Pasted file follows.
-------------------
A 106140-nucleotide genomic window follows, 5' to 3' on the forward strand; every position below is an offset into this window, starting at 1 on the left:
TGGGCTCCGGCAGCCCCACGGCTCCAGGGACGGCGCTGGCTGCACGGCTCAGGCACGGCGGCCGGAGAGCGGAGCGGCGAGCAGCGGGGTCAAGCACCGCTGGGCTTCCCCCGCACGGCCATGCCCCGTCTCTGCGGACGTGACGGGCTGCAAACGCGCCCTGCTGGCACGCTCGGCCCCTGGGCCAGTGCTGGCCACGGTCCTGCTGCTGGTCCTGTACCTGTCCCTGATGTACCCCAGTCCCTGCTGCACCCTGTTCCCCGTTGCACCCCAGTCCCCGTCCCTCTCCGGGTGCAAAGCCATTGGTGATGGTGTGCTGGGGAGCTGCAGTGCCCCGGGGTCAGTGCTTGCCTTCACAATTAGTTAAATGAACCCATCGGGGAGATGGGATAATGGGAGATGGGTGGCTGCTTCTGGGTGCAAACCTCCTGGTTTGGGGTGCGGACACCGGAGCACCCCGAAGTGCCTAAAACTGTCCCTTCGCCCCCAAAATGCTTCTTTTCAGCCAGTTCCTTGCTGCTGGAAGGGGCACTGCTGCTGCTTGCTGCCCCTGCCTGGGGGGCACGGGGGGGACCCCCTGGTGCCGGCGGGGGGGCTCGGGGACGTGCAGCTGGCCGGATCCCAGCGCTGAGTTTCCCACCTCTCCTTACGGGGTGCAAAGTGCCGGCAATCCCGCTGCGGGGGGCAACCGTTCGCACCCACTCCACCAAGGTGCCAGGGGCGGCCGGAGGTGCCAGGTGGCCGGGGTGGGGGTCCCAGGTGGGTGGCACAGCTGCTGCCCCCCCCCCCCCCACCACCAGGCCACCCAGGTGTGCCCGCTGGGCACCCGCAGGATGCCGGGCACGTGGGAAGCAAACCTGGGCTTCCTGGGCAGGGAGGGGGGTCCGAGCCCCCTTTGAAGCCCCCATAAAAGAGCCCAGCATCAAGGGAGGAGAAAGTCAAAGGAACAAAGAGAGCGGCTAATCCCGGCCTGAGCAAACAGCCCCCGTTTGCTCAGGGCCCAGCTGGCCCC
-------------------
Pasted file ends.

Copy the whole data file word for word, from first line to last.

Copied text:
A 106140-nucleotide genomic window follows, 5' to 3' on the forward strand; every position below is an offset into this window, starting at 1 on the left:
TGGGCTCCGGCAGCCCCACGGCTCCAGGGACGGCGCTGGCTGCACGGCTCAGGCACGGCGGCCGGAGAGCGGAGCGGCGAGCAGCGGGGTCAAGCACCGCTGGGCTTCCCCCGCACGGCCATGCCCCGTCTCTGCGGACGTGACGGGCTGCAAACGCGCCCTGCTGGCACGCTCGGCCCCTGGGCCAGTGCTGGCCACGGTCCTGCTGCTGGTCCTGTACCTGTCCCTGATGTACCCCAGTCCCTGCTGCACCCTGTTCCCCGTTGCACCCCAGTCCCCGTCCCTCTCCGGGTGCAAAGCCATTGGTGATGGTGTGCTGGGGAGCTGCAGTGCCCCGGGGTCAGTGCTTGCCTTCACAATTAGTTAAATGAACCCATCGGGGAGATGGGATAATGGGAGATGGGTGGCTGCTTCTGGGTGCAAACCTCCTGGTTTGGGGTGCGGACACCGGAGCACCCCGAAGTGCCTAAAACTGTCCCTTCGCCCCCAAAATGCTTCTTTTCAGCCAGTTCCTTGCTGCTGGAAGGGGCACTGCTGCTGCTTGCTGCCCCTGCCTGGGGGGCACGGGGGGGACCCCCTGGTGCCGGCGGGGGGGCTCGGGGACGTGCAGCTGGCCGGATCCCAGCGCTGAGTTTCCCACCTCTCCTTACGGGGTGCAAAGTGCCGGCAATCCCGCTGCGGGGGGCAACCGTTCGCACCCACTCCACCAAGGTGCCAGGGGCGGCCGGAGGTGCCAGGTGGCCGGGGTGGGGGTCCCAGGTGGGTGGCACAGCTGCTGCCCCCCCCCCCCCCACCACCAGGCCACCCAGGTGTGCCCGCTGGGCACCCGCAGGATGCCGGGCACGTGGGAAGCAAACCTGGGCTTCCTGGGCAGGGAGGGGGGTCCGAGCCCCCTTTGAAGCCCCCATAAAAGAGCCCAGCATCAAGGGAGGAGAAAGTCAAAGGAACAAAGAGAGCGGCTAATCCCGGCCTGAGCAAACAGCCCCCGTTTGCTCAGGGCCCAGCTGGCCCC